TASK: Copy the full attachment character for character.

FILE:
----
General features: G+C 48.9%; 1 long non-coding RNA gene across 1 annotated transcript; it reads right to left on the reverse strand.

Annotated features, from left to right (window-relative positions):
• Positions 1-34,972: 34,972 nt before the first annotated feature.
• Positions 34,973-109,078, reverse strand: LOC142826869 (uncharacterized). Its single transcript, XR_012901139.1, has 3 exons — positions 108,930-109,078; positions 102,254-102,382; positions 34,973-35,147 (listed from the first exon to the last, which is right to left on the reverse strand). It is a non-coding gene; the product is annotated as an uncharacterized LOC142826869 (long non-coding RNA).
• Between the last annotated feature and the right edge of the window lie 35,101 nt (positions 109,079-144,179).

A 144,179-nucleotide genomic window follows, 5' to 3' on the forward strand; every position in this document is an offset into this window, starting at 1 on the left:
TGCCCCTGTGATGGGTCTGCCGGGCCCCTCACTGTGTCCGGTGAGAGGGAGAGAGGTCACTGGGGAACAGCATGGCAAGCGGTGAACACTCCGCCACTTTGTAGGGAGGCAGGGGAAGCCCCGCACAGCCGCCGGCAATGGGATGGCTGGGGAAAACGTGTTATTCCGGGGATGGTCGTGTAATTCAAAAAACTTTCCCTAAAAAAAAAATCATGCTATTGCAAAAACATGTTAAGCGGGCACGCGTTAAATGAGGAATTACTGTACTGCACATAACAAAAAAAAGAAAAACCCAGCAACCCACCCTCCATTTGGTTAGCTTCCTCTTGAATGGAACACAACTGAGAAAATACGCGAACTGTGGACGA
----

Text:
General features: G+C 48.9%; 1 long non-coding RNA gene across 1 annotated transcript; it reads right to left on the reverse strand.

Annotated features, from left to right (window-relative positions):
• Positions 1-34,972: 34,972 nt before the first annotated feature.
• Positions 34,973-109,078, reverse strand: LOC142826869 (uncharacterized). Its single transcript, XR_012901139.1, has 3 exons — positions 108,930-109,078; positions 102,254-102,382; positions 34,973-35,147 (listed from the first exon to the last, which is right to left on the reverse strand). It is a non-coding gene; the product is annotated as an uncharacterized LOC142826869 (long non-coding RNA).
• Between the last annotated feature and the right edge of the window lie 35,101 nt (positions 109,079-144,179).

A 144,179-nucleotide genomic window follows, 5' to 3' on the forward strand; every position in this document is an offset into this window, starting at 1 on the left:
TGCCCCTGTGATGGGTCTGCCGGGCCCCTCACTGTGTCCGGTGAGAGGGAGAGAGGTCACTGGGGAACAGCATGGCAAGCGGTGAACACTCCGCCACTTTGTAGGGAGGCAGGGGAAGCCCCGCACAGCCGCCGGCAATGGGATGGCTGGGGAAAACGTGTTATTCCGGGGATGGTCGTGTAATTCAAAAAACTTTCCCTAAAAAAAAAATCATGCTATTGCAAAAACATGTTAAGCGGGCACGCGTTAAATGAGGAATTACTGTACTGCACATAACAAAAAAAAGAAAAACCCAGCAACCCACCCTCCATTTGGTTAGCTTCCTCTTGAATGGAACACAACTGAGAAAATACGCGAACTGTGGACGA